In the realm of the average hunter, elk are king. While the one-percenters busy themselves with $50,000 sheep tags, or African safaris to quickly fill up their trophy rooms, the Rocky Mountain elk remains at the top of the heap for most hunters.
Why shouldn’t it? Bulls can weigh four times that of a bomber whitetail, and if you’re lucky, they’ll scream and put on a show for you. The scenery in the mountains is worth the price of admission alone, but coupled with the fact that you might beat the odds and tag an elk, it’s something special altogether.
Elk hunting is also—at least on an over-the-counter (OTC) or general tag—supremely challenging. It’s a low-density, high-pressure affair that is almost certain to end in unfilled tags. That doesn’t mean it has to, or that you can’t enjoy an elk hunt for more than the elk themselves, you can. The truth is, there are a lot of ways to increase the fun you’ll have on what is likely to be your toughest hunt of the year. This all starts with a dose of reality.
If you look at the data from the 2021 season in Colorado, you’ll see they lump together all units into a chart that shows harvest data, hunter numbers, and success ratios. This info includes the most heavily pressured OTC units as well as the hardest-to-draw premier units. Overall success for archery hunters lands at 11%.
Essentially, nine out of every 10 elk hunters won’t kill an elk. If you break it down further into OTC units only, you can probably knock that 11% down to the low single digits. Your odds aren’t good, but you can increase them. Lower your standards to any legal elk, which helps a lot. Trophy hunting an OTC unit is about like deciding it’s supermodels or bust, and your hunting grounds are a dive bar in rural Nebraska. Good luck, amigo.
Be realistic about your chances, it’ll help you have more fun. Then, get ready to really hunt.
The Secret Is Work
Most hunters head out west with their onX chock full of waypoints on meadows, visible water holes, and trailheads. They get out there early, head to the best-looking stuff, and then shake hands with their fellow hunters who are already there.
Over-the-counter elk are low-density in the same way big woods whitetails are low density. You have a mixture of thousands of acres of potential cover with very few animals to fill it up. It’s all about finding pockets of elk, and that’s where the work comes in.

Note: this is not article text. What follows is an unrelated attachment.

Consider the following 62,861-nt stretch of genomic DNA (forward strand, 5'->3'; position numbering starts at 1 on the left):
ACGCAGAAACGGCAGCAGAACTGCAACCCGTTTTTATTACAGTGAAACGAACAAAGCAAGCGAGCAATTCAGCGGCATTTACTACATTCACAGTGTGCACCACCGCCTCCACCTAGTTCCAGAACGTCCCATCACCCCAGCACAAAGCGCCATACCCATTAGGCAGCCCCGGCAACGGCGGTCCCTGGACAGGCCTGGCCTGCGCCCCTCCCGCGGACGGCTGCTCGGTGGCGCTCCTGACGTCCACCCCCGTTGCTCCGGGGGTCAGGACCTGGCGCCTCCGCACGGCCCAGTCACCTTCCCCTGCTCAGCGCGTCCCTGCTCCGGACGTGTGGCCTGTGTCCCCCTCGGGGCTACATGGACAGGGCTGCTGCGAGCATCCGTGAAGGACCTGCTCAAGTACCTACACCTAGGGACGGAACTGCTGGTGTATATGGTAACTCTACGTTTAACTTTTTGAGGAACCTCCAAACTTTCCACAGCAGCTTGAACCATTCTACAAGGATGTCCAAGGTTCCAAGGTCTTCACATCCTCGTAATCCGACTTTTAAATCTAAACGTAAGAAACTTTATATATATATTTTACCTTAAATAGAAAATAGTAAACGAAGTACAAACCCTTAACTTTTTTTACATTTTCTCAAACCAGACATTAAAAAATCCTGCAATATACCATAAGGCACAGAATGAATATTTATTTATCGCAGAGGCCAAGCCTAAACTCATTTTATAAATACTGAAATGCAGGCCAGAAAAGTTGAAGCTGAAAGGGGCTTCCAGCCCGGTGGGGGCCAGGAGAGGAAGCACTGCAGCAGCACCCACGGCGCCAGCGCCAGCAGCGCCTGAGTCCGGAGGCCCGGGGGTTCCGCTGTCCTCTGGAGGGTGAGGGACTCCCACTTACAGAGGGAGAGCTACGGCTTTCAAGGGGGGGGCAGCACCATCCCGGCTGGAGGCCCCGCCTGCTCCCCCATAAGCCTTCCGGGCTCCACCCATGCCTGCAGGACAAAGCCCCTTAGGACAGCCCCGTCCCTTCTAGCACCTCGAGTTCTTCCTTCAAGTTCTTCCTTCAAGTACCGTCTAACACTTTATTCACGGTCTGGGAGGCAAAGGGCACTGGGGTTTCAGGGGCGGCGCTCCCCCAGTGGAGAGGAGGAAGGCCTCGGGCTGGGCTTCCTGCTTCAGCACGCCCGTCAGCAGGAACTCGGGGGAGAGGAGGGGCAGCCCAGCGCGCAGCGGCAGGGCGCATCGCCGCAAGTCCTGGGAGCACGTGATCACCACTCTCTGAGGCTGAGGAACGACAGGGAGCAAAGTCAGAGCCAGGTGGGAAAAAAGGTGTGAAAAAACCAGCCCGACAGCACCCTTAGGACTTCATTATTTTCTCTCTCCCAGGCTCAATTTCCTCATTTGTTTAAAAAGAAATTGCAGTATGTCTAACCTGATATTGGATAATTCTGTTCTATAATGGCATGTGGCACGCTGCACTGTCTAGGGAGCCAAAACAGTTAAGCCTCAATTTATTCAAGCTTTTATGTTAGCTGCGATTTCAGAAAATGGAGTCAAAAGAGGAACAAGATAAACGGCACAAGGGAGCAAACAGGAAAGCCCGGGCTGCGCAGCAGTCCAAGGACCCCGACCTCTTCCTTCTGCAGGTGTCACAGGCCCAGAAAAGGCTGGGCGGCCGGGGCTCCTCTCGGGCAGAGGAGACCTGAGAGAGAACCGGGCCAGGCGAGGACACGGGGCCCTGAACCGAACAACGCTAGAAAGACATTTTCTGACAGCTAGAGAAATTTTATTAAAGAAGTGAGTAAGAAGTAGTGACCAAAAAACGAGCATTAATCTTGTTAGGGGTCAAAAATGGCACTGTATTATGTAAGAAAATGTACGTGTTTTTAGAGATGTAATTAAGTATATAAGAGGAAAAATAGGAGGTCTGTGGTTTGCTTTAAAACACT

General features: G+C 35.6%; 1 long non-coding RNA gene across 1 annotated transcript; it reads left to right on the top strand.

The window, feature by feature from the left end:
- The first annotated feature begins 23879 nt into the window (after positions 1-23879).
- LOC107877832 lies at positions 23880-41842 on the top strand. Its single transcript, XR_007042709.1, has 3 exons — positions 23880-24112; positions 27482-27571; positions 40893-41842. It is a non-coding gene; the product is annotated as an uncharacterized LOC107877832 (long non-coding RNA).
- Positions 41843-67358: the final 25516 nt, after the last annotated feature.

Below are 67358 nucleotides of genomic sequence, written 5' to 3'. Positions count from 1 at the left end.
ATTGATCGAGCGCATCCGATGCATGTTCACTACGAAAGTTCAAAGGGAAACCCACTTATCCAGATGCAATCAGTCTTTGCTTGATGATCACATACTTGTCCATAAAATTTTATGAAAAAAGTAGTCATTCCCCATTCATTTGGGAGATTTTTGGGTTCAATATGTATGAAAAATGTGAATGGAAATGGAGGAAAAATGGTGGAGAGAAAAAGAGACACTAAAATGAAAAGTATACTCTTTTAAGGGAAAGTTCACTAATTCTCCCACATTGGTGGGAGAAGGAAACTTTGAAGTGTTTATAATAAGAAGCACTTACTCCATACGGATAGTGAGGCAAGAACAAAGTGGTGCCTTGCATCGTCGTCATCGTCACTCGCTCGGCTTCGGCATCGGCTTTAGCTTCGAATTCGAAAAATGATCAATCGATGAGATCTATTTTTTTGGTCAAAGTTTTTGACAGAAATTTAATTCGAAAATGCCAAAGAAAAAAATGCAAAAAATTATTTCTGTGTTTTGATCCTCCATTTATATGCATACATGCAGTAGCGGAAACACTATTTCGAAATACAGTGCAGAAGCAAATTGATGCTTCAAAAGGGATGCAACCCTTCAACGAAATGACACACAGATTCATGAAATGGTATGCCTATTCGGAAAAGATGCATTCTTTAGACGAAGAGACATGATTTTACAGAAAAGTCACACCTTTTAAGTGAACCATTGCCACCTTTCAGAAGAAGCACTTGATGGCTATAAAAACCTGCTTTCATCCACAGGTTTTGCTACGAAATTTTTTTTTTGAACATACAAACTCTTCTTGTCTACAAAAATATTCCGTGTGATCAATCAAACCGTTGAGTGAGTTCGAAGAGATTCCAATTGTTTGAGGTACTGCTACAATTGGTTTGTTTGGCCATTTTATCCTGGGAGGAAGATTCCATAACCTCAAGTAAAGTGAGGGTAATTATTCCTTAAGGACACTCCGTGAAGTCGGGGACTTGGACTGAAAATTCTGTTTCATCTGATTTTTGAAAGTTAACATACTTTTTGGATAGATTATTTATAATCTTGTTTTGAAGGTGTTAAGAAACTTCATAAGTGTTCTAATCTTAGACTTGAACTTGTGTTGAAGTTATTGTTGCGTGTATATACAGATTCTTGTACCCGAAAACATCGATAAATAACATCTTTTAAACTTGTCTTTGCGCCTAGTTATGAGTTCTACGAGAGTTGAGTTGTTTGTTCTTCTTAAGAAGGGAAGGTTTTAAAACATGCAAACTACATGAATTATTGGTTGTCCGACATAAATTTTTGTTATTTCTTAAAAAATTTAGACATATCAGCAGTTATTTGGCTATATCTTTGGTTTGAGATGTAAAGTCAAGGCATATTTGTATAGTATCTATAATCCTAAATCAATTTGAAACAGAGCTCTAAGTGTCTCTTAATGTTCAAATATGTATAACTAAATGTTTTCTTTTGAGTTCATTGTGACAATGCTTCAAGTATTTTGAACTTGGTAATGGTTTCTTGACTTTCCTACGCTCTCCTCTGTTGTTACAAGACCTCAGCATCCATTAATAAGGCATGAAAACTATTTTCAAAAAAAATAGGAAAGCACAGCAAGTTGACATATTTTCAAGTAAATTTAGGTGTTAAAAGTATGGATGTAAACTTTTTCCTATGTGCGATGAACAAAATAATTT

They aren’t going to be in the obvious stuff after the first couple of days. Make a plan that doesn’t allow for downtime. Hunt the mornings and evenings in your best stuff, but use the midday to slip into the dark timber or certain drainages to look for sign. It’s hackneyed, but you really do have to go where others won’t. Eventually, if you use your time wisely and aren’t afraid to put on the miles, you’ll find a concentration of elk that is worth calling to.
Mix In Other Opportunities
Some of the most fun I’ve had on elk hunts involved not hunting elk. I’ve caught high-country trout on a flyrod, shot grouse for dinner with judo points, and stalked mule deer and bears. Research all potential opportunities in your state and unit, and then consider being open to them.
I personally have a rule that I always buy a tag for a secondary critter. I’ve been burned in the past on only buying a license for my target animal, and I won’t do it anymore. Having a bear license, or a mule deer tag, or just the means to small game hunt or fish, can take a grind of an elk hunt and inject some real fun into it.
I look at it this way—as a Minnesota resident, my time in the mountains is pretty limited. I want to enjoy that scenery for all it can offer me, and if that means catching a few trout in the middle of the day while I’m waiting for the thermals to get right, so be it. Some of these opportunities come with added cost, but no one goes elk hunting to save money. I’d rather cheap out on something else in life, and apply extra dough for a mule deer tag that shares a unit with my elk spot.
It’s not easy. It’s often not fun. But over-the-counter elk units are out there, and for the time being, anyone can get into them. If that happens to be you, consider how you’re setting yourself up to either enjoy the hunt, or secretly hate it. Think about what you could do, like lowering your standards, working a little harder, or just targeting some other opportunity, that might make your time in the mountains that much better. Then do it.
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